Ponniyin Selvan 1: Mani Ratnam is neither SS Rajamouli nor Shankar, but he is fearless

Ponyin Selvan: 1 was a dream of Mani Ratnam, which he has raised for about 40 years. And finally, when he brought a visual interpretation of his blockbuster novel to the big screen, one can’t help but wonder what happened to his mind when he first saw the finished film. did. Did he enjoy the show, or did he just bang his head in silence with a small chuckle that we probably wouldn’t even notice. What is going on in his mind now that the masterpiece is in the hands of the audience? PS: 1 presents the culmination of the collective dream of so many great minds of Tamil cinema. I’m here. And Mani Ratnam has very much honored the occasion by presenting the film in the most dignified way possible.

Mani Ratnam is not in the Shankar or SS Rajamouli leagues. He can only go to a certain point when it comes to making his movies “commercials.” It’s like there’s an invisible line he shouldn’t cross while pandering to the masses, and he enjoys breaking the formula of balancing art and commerce in mainstream cinema. He is one of the few Indian filmmakers. However, as Mani Ratnam grew older, he began to lean more towards art than commerce (perhaps it started with Ilvar), throwing him off balance. It may have cost him a big opening, but that didn’t stop him from making movies like he did. How do filmmakers like him adjust how they appeal to a wider audience in order to recoup their investment?

Undoubtedly, PS:1 has plenty of moments that any other filmmaker could have used to the full potential of providing spectacle to the masses. But not him.He made sure his big-screen adaptation wasn’t dishonorable Kalki The vast drama of Krishnamurthy.

Mani Ratnam on the set of PS:1.

Mani Ratnam did not write this film as a typical big block movie made in India. I feel like I’m watching a Denis Villeneuve movie. Very good for budget, size and star power. But it doesn’t have the impatience that you typically experience in, say, comic book movies. There is a strong lull in the way the story is constructed. We know it’s storming, but this filmmaker doesn’t want to jump into the fun part without first making the audience understand where these characters are coming from. He doesn’t cover the character’s transformation arc with scenes or long monologues. I will give it to you.

for example, Aishwarya Rai Bachchan’s nandini have a reputation for being venomous like snakes. Mani Ratnam could have taken an easy way of preying on Nandini’s presumed malice, making it easy for us to choose which side to take. Most of us end up identifying with the “good guy” all the time. Instead, he performs clever sleight of hand, and in several montages of his shots, we get a glimpse of Nandini’s tragic backstory.

Nandini plots to overthrow the Chola Empire and her deception operates on multiple levels. By conventional thinking, she is the villain of the story. But to her fairness, Nandini is more guilty than guilty among those plotting the demise of Sundara Chola’s clan. She was kicked out of Thanjavur at a very young age for falling in love with her heir to the throne, Adisa Kalikaran (Vikram). And later in her life, her presumed lover Veerapandya Katabomman was mercilessly slaughtered in front of her despite her repeated prayers to spare him. Cholas gives her good reason to seek her revenge.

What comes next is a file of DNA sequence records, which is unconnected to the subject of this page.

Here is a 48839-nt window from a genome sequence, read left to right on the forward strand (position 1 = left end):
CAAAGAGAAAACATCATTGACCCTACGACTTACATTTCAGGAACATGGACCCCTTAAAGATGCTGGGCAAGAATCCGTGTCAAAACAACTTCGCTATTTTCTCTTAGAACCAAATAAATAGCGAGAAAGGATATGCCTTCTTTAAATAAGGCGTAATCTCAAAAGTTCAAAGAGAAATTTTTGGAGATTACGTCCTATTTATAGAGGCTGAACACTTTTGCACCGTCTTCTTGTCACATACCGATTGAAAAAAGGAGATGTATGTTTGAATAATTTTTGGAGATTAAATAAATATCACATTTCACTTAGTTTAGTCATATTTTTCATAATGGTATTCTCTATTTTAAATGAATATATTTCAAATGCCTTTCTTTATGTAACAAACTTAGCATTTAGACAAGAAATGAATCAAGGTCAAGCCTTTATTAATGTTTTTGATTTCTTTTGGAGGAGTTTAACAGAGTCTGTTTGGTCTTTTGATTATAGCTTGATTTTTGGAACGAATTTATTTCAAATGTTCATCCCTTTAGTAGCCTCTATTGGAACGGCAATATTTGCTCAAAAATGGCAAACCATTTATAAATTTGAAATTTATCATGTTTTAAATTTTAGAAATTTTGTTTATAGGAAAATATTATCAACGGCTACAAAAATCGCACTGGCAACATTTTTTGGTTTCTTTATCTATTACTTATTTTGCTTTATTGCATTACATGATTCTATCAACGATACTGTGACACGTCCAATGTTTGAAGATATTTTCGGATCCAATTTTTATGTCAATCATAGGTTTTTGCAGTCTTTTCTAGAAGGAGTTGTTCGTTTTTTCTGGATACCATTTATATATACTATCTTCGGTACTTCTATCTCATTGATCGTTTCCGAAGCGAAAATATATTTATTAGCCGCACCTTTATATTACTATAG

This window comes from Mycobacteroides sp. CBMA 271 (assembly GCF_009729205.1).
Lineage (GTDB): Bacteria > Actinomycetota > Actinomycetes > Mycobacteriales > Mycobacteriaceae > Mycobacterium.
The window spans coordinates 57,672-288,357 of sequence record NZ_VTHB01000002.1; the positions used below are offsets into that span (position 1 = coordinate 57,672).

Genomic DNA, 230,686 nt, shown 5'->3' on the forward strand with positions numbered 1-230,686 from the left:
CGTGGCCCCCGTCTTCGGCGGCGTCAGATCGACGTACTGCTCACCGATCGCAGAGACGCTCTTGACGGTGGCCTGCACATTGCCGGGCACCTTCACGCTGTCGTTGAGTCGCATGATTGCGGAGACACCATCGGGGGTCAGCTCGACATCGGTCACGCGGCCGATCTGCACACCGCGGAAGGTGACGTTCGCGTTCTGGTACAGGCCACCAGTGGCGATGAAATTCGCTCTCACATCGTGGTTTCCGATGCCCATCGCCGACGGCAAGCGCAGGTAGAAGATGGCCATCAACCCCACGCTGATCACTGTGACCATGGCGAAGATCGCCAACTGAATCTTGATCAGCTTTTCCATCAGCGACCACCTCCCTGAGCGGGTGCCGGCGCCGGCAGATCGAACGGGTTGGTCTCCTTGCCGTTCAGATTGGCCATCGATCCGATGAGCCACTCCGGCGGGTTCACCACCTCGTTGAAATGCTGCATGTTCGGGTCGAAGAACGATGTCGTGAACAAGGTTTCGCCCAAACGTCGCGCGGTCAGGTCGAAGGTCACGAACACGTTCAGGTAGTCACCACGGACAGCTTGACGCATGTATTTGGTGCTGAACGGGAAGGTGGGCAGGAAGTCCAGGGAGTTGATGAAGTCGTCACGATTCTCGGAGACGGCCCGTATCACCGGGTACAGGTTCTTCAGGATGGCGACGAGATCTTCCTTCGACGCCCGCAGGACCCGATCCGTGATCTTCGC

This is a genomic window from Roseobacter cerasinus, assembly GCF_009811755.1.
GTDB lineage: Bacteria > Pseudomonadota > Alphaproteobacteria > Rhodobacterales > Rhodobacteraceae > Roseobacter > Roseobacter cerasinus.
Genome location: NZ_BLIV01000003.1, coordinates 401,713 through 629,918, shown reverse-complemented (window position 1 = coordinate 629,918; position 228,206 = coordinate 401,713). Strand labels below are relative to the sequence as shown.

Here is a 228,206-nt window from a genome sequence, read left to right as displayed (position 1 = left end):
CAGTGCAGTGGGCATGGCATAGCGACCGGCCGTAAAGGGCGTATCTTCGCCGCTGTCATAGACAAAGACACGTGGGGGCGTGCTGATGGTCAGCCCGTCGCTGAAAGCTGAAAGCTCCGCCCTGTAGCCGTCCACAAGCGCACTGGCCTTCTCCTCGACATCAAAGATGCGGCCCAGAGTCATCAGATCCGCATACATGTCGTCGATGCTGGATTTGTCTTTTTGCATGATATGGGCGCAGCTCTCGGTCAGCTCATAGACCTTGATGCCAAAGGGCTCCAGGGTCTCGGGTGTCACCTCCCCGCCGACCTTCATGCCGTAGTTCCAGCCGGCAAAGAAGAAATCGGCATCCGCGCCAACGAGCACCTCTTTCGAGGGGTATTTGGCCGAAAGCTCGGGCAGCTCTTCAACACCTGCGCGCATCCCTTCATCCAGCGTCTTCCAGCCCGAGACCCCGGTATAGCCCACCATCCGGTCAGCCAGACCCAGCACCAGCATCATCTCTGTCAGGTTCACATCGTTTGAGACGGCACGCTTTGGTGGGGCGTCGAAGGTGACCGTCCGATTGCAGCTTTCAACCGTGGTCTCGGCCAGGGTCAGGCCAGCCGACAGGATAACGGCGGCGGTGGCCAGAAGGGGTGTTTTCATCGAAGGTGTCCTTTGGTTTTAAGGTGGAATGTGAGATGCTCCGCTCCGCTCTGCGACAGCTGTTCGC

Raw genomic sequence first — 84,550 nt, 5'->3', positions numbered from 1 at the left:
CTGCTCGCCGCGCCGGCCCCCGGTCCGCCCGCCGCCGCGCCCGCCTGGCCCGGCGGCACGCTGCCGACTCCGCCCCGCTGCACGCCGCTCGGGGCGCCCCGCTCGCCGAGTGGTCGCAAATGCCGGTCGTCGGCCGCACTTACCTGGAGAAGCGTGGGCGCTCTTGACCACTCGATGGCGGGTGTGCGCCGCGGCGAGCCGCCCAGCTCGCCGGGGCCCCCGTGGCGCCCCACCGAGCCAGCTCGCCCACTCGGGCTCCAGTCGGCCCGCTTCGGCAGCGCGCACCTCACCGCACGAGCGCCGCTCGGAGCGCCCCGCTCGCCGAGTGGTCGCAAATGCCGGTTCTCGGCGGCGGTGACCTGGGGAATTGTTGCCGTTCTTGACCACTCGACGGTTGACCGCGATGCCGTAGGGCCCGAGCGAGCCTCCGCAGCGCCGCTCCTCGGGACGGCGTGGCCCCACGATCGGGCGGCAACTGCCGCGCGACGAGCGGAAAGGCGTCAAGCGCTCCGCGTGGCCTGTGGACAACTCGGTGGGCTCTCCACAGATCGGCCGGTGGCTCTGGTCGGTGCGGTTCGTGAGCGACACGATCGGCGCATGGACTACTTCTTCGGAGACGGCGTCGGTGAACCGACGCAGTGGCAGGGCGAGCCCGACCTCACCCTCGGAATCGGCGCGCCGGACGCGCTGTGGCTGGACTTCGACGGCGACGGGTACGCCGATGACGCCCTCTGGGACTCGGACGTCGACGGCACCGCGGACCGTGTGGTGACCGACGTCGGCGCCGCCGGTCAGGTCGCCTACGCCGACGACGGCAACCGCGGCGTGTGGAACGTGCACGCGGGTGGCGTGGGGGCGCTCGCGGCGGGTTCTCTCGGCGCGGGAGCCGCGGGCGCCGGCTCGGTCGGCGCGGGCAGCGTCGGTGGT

And then there is Trisha’s Kundavai. He seems smart, kind, and politically savvy, but he is prejudiced. “We never knew Nandini of her lineage. I could never allow her to become a queen.

Trisha, Aishwarya Rai Bachchan in PS: 1. (Photo: PR Handout)

There’s also this beautifully captured life-changing moment. Adisa tracks her rival to a cabin in the middle of the forest. When he kicks the door open, the image he sees rewires every fiber in his body, turning him into a killing machine. (I don’t know the full story yet, at least for those who haven’t read the 5 books). Adisa decided to kill Katabomman, following his warrior code. But he wasn’t a warrior when he finished Katabomman. He was just a lover who couldn’t see another man in the arms of the woman he loved. Perhaps it is because he knows it in the depths of his heart that he flees from all the king’s comforts to pain, suffering, and death.

Mani Ratnam’s treatment of PS:1 is a milestone in the history of modern Indian blockbuster cinema. He’s changing grammar and redefining the meaning of big-budget spectacle. And you don’t have to blow up every 10 minutes. Mani Ratnam wants to be poetic and wants to reintroduce us to the joy of delayed gratification.

Only a director with nerves of steel can make a movie like this. Let the narrative flow through the gallery without tying or crumpling it. Mani Ratnam is guided not by fear, but by the love of making honest films. he is fearless.

https://indianexpress.com/article/entertainment/opinion-entertainment/ponniyin-selvan-1-mani-ratnam-is-no-ss-rajamouli-or-shankar-but-he-is-fearless-8183480/ Ponniyin Selvan 1: Mani Ratnam is neither SS Rajamouli nor Shankar, but he is fearless

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